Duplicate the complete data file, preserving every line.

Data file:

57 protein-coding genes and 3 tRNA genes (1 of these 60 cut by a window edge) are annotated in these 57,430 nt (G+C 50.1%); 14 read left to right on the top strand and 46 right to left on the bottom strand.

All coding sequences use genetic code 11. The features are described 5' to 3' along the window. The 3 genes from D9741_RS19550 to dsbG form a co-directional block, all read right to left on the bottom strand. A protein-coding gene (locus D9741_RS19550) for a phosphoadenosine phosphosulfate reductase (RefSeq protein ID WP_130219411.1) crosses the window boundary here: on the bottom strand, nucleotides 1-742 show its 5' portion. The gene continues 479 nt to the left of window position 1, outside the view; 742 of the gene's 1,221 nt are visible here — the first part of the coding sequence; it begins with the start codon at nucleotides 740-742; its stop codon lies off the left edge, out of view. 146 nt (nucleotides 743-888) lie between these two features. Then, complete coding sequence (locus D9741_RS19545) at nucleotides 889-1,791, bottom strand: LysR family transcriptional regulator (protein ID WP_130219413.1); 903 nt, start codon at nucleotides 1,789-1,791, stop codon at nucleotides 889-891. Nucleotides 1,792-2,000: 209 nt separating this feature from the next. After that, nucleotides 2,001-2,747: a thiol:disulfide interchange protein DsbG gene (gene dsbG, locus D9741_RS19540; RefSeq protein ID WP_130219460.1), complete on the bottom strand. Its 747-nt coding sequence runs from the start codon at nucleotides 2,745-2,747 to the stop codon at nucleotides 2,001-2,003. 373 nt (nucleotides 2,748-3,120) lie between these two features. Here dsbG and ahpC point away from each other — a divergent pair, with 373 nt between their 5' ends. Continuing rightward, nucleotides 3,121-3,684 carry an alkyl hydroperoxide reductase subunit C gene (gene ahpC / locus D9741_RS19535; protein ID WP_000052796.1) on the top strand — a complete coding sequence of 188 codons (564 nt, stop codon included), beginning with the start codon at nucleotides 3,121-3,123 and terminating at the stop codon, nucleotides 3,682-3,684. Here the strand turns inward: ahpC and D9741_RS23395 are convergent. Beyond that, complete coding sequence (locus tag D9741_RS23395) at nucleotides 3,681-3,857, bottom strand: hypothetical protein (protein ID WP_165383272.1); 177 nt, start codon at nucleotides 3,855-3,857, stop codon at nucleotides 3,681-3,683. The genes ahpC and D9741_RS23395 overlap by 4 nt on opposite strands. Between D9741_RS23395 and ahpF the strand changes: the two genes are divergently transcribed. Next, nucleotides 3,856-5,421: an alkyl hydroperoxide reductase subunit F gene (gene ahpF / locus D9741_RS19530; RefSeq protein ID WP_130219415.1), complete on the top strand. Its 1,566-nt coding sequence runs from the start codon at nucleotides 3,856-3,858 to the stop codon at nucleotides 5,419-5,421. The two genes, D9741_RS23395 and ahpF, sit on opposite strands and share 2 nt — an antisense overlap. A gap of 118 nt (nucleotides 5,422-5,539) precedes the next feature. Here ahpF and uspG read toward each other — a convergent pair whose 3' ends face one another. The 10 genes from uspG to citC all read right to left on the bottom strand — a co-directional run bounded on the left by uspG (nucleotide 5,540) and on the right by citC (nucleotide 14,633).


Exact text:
57 protein-coding genes and 3 tRNA genes (1 of these 60 cut by a window edge) are annotated in these 57,430 nt (G+C 50.1%); 14 read left to right on the top strand and 46 right to left on the bottom strand.

All coding sequences use genetic code 11. The features are described 5' to 3' along the window. The 3 genes from D9741_RS19550 to dsbG form a co-directional block, all read right to left on the bottom strand. A protein-coding gene (locus D9741_RS19550) for a phosphoadenosine phosphosulfate reductase (RefSeq protein ID WP_130219411.1) crosses the window boundary here: on the bottom strand, nucleotides 1-742 show its 5' portion. The gene continues 479 nt to the left of window position 1, outside the view; 742 of the gene's 1,221 nt are visible here — the first part of the coding sequence; it begins with the start codon at nucleotides 740-742; its stop codon lies off the left edge, out of view. 146 nt (nucleotides 743-888) lie between these two features. Then, complete coding sequence (locus D9741_RS19545) at nucleotides 889-1,791, bottom strand: LysR family transcriptional regulator (protein ID WP_130219413.1); 903 nt, start codon at nucleotides 1,789-1,791, stop codon at nucleotides 889-891. Nucleotides 1,792-2,000: 209 nt separating this feature from the next. After that, nucleotides 2,001-2,747: a thiol:disulfide interchange protein DsbG gene (gene dsbG, locus D9741_RS19540; RefSeq protein ID WP_130219460.1), complete on the bottom strand. Its 747-nt coding sequence runs from the start codon at nucleotides 2,745-2,747 to the stop codon at nucleotides 2,001-2,003. 373 nt (nucleotides 2,748-3,120) lie between these two features. Here dsbG and ahpC point away from each other — a divergent pair, with 373 nt between their 5' ends. Continuing rightward, nucleotides 3,121-3,684 carry an alkyl hydroperoxide reductase subunit C gene (gene ahpC / locus D9741_RS19535; protein ID WP_000052796.1) on the top strand — a complete coding sequence of 188 codons (564 nt, stop codon included), beginning with the start codon at nucleotides 3,121-3,123 and terminating at the stop codon, nucleotides 3,682-3,684. Here the strand turns inward: ahpC and D9741_RS23395 are convergent. Beyond that, complete coding sequence (locus tag D9741_RS23395) at nucleotides 3,681-3,857, bottom strand: hypothetical protein (protein ID WP_165383272.1); 177 nt, start codon at nucleotides 3,855-3,857, stop codon at nucleotides 3,681-3,683. The genes ahpC and D9741_RS23395 overlap by 4 nt on opposite strands. Between D9741_RS23395 and ahpF the strand changes: the two genes are divergently transcribed. Next, nucleotides 3,856-5,421: an alkyl hydroperoxide reductase subunit F gene (gene ahpF / locus D9741_RS19530; RefSeq protein ID WP_130219415.1), complete on the top strand. Its 1,566-nt coding sequence runs from the start codon at nucleotides 3,856-3,858 to the stop codon at nucleotides 5,419-5,421. The two genes, D9741_RS23395 and ahpF, sit on opposite strands and share 2 nt — an antisense overlap. A gap of 118 nt (nucleotides 5,422-5,539) precedes the next feature. Here ahpF and uspG read toward each other — a convergent pair whose 3' ends face one another. The 10 genes from uspG to citC all read right to left on the bottom strand — a co-directional run bounded on the left by uspG (nucleotide 5,540) and on the right by citC (nucleotide 14,633).